Egyptian gas resupplied to Israel at new price
Egypt supplies roughly 40 percent of Israel’s gas supplies
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Egypt is ready to resume gas supply to Israel but at “a new price and with new conditions,” the country’s International Cooperation Minister Fayza Abul Naga said on Monday, according to the official MENA news agency
Egypt terminated the long-term contract to export gas to Israel last Thursday, saying Israel had not met the conditions of a gas export accord signed in 2005. Egypt supplies roughly 40 percent of Israel’s gas supplies. Abul Naga said Israel had been notified five times that it was not meeting its financial obligations under the old contract.
The Egypt-Israeli gas deal has been the subject of controversy in Egypt since the era of ousted president Hosni Mubarak, who was accused of selling gas to Israel for low prices.
Cairo’s Islamist parliament hailed the contract’s cancellation, saying it “salutes the decision to stop exporting gas to the Zionist entity” in a statement read out by the speaker, Saad al-Katatni. The decision “reflected the will of all Egyptians,” the statement said.
Egypt’s electricity and fuel minister, Hassan Yunis, said earlier that the natural gas being exported to Israel under the controversial 15-year deal would instead be used domestically.
“The gas that used to be exported to Israel will be directed to Egyptian electricity plants, as we have more right to it,” he told reporters. The gas contract with Israel, which signed a peace treaty with Egypt in 1979, was the largest trade deal between the two former foes.
Bedouin militants have bombed the gas pipeline -- which also supplies Jordan -- in Egypt’s Sinai Peninsula 14 times since a popular uprising ousted Mubarak in February 2011.
Mubarak now faces corruption charges, along with murder charges in a trial, over the gas contract, which critics said allowed Israel to buy gas at a low price and profited corrupt officials.
Israel downplayed the political significance of the cancellation on Monday, calling it a “commercial dispute” with no impact on diplomatic relations with Egypt. “We don’t see this cutoff of the gas as something that is born out of political developments,” Prime Minister Benjamin Netanyahu told a meeting of heads of the Israel Bonds fundraising organization. “It’s actually a business dispute between the Israeli company and the Egyptian company,” his office quoted him as saying.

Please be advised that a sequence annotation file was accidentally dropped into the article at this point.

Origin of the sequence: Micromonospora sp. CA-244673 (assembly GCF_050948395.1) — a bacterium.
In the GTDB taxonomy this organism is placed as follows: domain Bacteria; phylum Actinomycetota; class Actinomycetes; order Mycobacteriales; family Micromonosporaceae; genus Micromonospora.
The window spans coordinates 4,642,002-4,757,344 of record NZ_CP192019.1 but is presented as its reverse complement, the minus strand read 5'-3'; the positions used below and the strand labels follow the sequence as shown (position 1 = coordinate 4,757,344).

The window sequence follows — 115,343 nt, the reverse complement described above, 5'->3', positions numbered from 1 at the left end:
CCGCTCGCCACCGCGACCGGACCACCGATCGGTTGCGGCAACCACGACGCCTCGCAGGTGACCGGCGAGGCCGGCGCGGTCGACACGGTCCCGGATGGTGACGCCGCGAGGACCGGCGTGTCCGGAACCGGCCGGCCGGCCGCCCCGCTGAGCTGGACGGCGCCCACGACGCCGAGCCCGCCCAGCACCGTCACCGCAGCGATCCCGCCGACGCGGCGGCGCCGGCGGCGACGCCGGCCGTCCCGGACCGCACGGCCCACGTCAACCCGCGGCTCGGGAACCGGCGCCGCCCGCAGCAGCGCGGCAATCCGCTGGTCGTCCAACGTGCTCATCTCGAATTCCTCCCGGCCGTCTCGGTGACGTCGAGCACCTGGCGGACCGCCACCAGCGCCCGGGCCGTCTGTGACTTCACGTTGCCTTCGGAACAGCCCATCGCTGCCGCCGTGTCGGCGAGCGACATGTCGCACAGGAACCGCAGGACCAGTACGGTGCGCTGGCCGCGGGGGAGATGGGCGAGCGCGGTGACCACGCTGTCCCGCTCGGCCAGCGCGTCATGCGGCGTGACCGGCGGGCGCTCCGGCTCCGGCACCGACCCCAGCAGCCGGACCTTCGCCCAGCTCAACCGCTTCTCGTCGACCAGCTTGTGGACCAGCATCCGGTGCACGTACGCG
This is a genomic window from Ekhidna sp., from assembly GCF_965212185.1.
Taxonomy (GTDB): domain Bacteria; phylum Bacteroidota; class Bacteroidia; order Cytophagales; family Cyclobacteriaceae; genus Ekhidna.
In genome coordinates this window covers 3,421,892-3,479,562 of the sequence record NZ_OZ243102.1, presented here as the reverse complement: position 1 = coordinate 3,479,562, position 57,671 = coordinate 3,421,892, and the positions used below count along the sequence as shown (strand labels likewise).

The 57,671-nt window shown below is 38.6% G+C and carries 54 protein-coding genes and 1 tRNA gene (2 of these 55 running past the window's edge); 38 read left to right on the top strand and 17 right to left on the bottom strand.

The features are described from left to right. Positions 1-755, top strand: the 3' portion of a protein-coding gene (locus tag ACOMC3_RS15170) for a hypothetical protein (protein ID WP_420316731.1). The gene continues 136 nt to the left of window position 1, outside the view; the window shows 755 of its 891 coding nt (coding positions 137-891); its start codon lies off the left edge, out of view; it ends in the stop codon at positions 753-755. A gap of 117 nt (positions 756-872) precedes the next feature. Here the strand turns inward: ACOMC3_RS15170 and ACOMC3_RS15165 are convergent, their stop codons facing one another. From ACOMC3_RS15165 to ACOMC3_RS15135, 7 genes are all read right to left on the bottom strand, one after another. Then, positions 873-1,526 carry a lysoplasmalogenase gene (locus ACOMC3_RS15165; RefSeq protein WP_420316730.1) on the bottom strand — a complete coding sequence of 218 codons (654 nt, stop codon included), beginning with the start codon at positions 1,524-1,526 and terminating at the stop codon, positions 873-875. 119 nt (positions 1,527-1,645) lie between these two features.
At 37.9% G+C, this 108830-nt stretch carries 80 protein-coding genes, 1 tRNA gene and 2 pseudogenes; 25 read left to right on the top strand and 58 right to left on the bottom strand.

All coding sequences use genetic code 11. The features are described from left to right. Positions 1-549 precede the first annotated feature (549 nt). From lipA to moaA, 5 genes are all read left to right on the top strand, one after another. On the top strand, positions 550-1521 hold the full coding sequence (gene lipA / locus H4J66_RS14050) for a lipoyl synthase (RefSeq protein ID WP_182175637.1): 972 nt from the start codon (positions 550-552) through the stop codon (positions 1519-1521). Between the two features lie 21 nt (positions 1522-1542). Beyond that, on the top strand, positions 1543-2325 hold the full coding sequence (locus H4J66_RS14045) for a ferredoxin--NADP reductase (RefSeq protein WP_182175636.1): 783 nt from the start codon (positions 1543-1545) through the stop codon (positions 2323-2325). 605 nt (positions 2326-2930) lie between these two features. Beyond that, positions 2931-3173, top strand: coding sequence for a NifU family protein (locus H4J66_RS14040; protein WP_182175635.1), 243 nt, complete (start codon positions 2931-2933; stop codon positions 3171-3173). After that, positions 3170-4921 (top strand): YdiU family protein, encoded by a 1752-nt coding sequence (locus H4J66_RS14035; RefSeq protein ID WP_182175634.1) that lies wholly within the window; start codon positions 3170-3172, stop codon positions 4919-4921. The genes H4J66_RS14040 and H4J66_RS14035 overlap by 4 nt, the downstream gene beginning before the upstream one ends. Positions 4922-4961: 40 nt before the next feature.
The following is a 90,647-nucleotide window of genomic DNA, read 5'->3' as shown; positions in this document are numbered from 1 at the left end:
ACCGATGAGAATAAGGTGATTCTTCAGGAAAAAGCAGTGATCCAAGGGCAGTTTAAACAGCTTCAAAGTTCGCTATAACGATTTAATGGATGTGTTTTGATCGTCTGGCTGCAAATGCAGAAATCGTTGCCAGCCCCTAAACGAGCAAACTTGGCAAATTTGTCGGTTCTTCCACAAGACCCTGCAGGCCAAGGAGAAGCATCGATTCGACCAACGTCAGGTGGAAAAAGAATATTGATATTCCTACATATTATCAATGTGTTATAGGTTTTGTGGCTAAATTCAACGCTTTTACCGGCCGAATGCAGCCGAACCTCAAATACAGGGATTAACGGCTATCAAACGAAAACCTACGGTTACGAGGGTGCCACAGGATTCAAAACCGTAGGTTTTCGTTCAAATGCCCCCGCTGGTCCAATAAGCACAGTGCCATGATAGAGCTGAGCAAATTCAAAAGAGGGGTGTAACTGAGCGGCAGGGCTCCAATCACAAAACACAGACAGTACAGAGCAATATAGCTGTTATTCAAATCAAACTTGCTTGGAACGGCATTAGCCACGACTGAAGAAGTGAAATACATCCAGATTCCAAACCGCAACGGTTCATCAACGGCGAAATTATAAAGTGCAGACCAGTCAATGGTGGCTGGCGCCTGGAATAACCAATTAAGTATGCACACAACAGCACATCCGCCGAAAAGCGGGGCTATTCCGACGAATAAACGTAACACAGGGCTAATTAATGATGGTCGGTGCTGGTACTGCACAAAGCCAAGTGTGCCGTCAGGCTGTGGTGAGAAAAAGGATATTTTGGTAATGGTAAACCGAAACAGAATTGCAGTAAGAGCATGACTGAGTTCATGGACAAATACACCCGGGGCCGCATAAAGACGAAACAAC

A spokesman for Netanyahu insisted the agreement was still intact on Sunday. “The gas supply deal between Israel and Egypt has not been cancelled. There is a legal dispute between Israeli and Egyptian companies,” said spokesman Ofir Gendelman in a message posted on Twitter.
State-owned Egyptian company EGAS confirmed the termination of the 20-year contract, which was agreed in 2005, on Sunday. The Egyptian state firm supplied gas for the deal between another Egyptian firm, East Mediterranean Gas (EMG), and Israel.
Hussein Salem, a businessman and close Mubarak associate, is a major shareholder in the gas firm EMG. He is now on trial in absentia facing a range of corruption charges, including some related to his involvement in the gas deal.
Reflecting popular anger at the deal, Egyptian presidential candidate Amr Moussa, a former head of the Arab League and ex-foreign minister, said ending it was “a natural step in light of information related to corruption which tarnished this deal.” Israel has turned to more expensive fuel supplies and has warned residents to expect electricity outages this summer.
“We don’t see this cut-off of the gas as something that is born out of political developments,” Netanyahu told reporters. “It’s actually a business dispute between the Israeli company and the Egyptian company.”
Two Israeli officials made a brief trip to Cairo on Monday for talks on the gas deal, Cairo airport sources said, and Egypt’s ambassador met Israeli Deputy Foreign Minister Danny Ayalon to “provide clarifications”, Israeli media reported.
Israeli Foreign Minister Avigdor Lieberman said in a radio interview that Israel was interested in maintaining its peace treaty with Cairo and he believed “this is also a supreme interest of Egypt.”
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